The suit alleges violations of the Employee Retirement Income Security Act (ERISA).
An evidentiary hearing is scheduled for Aug. 12.
PennMont owner John Koresko said Wednesday that the Labor Department was "engaged in propaganda. This has been going on for 10 years. They lost their first preliminary injunction proceeding in 2009. I beat them, and I sued several members of the Labor Department for violations of the anti-propaganda laws."
In a subsequent interview, Labor Department spokeswoman Leni Fortson said, "We stand behind our news release. We issue press releases about legal actions."
Late Wednesday, Koresko filed a request for an emergency injunction.
Koresko said the trust was solvent and could pay claims as they come due. "There is $11 million of cash right now that is sitting in accounts and another $60 million minimum that's sitting in other assets," he said. "In essence, they have never proven that the arrangement is insolvent."
The judge ruled last week that the Labor Department and private litigants had "established a substantial likelihood of success" that the Koresko parties "breached their fiduciary obligations to the ERISA plans" that they administered.
"The record shows that the Koresko parties took out millions of dollars in loans against the cash value of life insurance policies owned by the trust," the court said. "It is not at all clear from the record that the trust is solvent or that beneficiaries with policies that have value reduced by the loans would be able to collect their full benefits in the event of a death."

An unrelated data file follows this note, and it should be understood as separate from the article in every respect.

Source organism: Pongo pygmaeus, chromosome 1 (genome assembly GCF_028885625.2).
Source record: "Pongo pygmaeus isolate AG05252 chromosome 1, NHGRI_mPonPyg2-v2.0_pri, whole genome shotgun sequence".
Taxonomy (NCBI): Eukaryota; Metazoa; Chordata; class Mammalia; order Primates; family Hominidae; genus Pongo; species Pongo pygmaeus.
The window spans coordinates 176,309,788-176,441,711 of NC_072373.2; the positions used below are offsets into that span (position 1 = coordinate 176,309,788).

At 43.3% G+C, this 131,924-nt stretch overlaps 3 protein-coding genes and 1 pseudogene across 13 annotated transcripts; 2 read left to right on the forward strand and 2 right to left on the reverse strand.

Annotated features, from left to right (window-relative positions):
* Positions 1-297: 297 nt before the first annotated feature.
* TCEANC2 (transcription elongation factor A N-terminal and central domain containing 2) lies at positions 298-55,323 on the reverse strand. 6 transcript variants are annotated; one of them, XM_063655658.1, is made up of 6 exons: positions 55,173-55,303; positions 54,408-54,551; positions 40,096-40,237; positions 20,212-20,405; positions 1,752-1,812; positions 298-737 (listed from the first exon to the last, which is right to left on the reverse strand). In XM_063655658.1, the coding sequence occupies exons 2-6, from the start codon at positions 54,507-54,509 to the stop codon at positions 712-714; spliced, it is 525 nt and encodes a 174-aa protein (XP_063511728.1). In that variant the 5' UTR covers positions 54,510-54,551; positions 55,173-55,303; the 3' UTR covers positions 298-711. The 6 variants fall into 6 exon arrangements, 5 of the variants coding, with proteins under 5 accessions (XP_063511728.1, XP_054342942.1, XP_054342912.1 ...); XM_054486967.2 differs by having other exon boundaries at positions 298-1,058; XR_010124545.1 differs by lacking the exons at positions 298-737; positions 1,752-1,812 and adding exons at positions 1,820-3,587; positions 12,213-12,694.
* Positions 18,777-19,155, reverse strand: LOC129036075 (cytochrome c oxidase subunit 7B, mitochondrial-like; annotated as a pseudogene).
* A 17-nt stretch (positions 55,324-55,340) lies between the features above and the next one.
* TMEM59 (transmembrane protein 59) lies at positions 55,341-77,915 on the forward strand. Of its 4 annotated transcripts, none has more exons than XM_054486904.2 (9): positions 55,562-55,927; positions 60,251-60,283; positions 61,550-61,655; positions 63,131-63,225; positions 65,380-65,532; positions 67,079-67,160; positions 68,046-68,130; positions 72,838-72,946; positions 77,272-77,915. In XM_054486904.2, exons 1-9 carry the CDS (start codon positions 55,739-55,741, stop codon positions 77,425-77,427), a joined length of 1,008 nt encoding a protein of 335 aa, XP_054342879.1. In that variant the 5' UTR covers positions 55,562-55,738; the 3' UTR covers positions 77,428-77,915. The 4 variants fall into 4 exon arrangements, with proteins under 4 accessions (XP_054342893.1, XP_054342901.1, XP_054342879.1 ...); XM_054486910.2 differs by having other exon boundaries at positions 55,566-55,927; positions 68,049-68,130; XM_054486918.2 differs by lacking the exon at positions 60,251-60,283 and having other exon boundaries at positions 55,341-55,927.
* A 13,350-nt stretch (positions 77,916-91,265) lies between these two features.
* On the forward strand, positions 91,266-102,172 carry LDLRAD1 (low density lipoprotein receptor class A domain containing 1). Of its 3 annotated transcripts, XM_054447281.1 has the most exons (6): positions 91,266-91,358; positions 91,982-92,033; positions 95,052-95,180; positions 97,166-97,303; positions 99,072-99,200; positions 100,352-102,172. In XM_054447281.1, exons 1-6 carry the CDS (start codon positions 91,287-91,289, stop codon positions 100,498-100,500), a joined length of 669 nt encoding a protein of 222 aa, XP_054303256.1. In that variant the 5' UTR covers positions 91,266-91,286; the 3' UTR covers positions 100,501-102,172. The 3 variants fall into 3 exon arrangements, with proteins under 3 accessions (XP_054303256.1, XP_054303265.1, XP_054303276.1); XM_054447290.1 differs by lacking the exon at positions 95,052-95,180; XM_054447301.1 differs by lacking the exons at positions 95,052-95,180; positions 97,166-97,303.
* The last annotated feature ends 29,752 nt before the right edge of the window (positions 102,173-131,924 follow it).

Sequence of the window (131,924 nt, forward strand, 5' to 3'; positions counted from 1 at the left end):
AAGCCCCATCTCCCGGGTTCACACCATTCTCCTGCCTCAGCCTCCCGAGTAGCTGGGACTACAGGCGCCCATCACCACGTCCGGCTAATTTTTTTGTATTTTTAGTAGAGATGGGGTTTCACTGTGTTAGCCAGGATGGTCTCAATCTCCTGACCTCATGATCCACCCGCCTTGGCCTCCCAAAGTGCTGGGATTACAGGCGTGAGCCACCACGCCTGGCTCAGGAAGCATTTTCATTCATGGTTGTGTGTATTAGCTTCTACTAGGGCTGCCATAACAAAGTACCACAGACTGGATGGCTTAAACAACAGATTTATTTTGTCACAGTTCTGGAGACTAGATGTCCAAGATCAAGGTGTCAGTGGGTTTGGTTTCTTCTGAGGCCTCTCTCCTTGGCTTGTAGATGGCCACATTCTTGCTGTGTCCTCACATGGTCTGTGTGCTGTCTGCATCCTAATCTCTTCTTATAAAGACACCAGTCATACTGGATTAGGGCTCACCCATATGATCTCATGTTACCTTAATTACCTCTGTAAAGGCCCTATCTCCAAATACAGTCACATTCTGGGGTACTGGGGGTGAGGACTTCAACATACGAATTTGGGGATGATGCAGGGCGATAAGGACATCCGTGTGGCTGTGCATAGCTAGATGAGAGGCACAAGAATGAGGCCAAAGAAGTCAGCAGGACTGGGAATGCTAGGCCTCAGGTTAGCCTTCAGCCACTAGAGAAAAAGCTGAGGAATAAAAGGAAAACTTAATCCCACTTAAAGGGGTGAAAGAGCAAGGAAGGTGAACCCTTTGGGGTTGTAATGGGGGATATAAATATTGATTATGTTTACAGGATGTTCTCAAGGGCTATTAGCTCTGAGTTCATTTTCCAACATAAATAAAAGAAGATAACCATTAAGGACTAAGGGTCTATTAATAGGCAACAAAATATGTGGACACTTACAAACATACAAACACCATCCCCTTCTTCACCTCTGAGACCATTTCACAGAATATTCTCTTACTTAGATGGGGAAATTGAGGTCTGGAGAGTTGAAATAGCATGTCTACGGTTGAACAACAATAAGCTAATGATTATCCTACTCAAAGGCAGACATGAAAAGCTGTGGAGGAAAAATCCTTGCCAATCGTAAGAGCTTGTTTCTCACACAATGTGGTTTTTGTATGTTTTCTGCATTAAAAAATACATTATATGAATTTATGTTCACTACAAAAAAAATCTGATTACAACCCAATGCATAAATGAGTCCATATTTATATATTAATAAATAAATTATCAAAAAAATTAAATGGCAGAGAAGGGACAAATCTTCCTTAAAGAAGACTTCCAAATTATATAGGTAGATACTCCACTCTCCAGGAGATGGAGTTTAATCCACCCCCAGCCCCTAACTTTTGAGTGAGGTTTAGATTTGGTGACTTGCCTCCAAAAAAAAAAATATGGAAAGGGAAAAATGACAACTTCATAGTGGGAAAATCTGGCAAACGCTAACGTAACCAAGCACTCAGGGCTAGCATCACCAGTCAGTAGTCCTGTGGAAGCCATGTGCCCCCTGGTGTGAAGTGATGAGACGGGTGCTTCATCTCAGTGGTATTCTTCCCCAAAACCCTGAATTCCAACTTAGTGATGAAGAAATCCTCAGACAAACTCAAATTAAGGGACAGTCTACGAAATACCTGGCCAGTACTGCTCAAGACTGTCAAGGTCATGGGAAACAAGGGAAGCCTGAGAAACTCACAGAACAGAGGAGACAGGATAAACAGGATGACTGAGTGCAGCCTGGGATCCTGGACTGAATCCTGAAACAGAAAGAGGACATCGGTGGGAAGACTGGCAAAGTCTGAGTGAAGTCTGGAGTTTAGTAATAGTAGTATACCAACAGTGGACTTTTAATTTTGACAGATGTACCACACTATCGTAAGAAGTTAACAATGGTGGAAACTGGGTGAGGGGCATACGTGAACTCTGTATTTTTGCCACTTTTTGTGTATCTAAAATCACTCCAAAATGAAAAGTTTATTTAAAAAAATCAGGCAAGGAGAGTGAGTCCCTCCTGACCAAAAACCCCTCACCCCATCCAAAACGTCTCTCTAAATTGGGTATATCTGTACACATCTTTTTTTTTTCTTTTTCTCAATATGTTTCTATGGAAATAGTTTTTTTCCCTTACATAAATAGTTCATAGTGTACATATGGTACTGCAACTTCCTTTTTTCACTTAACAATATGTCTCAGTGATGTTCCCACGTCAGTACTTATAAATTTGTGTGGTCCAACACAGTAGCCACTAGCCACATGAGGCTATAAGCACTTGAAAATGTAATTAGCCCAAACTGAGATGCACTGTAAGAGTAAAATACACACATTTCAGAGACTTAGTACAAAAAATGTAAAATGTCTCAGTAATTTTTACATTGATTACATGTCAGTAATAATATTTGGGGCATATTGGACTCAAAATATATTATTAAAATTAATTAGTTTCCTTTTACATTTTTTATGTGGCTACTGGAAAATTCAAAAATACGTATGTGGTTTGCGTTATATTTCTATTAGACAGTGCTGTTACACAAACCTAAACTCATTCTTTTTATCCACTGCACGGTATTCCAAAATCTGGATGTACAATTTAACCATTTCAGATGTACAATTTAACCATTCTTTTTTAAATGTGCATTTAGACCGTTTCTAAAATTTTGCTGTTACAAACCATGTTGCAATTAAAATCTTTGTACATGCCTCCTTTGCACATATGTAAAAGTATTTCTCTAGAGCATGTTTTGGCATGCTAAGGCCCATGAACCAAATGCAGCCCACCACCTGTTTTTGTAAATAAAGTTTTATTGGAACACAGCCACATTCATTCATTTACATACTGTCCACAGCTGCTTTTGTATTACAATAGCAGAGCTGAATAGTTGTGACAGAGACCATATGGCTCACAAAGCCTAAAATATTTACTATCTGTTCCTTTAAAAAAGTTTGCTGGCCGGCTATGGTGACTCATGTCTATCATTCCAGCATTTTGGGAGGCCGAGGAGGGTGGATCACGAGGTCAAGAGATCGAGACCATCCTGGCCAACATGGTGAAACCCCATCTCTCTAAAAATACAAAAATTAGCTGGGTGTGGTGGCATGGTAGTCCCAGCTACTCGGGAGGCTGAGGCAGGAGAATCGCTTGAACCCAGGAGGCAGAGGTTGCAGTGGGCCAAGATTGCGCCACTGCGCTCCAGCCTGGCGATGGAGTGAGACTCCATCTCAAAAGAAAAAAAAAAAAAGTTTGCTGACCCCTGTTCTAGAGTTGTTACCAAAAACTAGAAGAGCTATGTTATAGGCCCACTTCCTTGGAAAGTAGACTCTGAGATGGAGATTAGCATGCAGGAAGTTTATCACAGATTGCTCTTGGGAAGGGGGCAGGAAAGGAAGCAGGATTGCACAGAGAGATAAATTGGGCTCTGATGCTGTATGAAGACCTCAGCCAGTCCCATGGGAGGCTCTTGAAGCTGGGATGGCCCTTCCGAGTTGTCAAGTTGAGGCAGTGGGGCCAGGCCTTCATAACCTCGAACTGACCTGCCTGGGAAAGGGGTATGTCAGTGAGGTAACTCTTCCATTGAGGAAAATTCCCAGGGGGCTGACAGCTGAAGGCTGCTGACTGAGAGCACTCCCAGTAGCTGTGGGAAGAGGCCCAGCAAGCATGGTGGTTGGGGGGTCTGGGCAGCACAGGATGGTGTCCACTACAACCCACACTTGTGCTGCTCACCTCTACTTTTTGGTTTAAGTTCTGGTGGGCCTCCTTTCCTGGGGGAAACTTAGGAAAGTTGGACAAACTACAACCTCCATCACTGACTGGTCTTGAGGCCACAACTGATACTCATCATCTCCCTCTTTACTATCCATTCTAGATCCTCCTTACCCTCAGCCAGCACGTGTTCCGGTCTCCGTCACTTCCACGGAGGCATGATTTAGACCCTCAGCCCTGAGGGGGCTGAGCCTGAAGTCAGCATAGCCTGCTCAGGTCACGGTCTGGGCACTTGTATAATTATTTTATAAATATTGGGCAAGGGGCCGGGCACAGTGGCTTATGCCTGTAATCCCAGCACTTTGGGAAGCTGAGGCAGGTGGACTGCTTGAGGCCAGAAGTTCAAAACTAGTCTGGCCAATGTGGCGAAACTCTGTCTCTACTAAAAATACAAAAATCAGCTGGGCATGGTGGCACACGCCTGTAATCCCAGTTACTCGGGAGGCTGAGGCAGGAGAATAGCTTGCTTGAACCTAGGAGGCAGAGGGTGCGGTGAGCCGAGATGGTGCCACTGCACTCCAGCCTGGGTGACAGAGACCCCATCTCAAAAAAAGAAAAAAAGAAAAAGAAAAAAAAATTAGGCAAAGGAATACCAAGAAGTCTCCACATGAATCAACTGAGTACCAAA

The order noted the defendants "have a substantial likelihood of showing the Koresko parties engaged in a pattern of moving plan assets in the form of death benefit and insurance policy loan proceeds through at least 28 different bank accounts, held in the name of at least 19 different entities, at no fewer than four banks, commingled plan assets with other funds, and misappropriated funds from those commingled accounts for their own benefit."
The court said the current record shows "a substantial likelihood" that the Koresko parties "used plan assets to pay Koresko and his law firm for services to the trust and that by acting as both the fiduciary to the trust and as a service provider to the trust, who incidentally also appeared to set his own rates for his services, Koresko placed himself in the precise position of dual loyalties that ERISA prohibits."
Koresko said Wednesday, "What you are looking at is an interim ruling that's already on appeal" to the U.S. Court of Appeals for the Third Circuit in Philadelphia.
"The Department of Labor and the Internal Revenue Service have been cooperating with each other since 2002 and before to harass over 300 clients of mine," Koresko said. "They have been trying to destroy our business for over 10 years. The Labor Department has been trying to take over this trust for a decade."
The court ruled previously that ERISA applied to certain employer-level plans that participated in the trust, and that the funds held in the trust were plan assets.
Last week's interim order temporarily froze funds in 13 accounts, but not three others. The judge permitted PennMont and Penn Public Trust to pay premiums on life insurance policies out of one of the accounts.
Contact Linda Loyd at 215-854-2831 or firstname.lastname@example.org.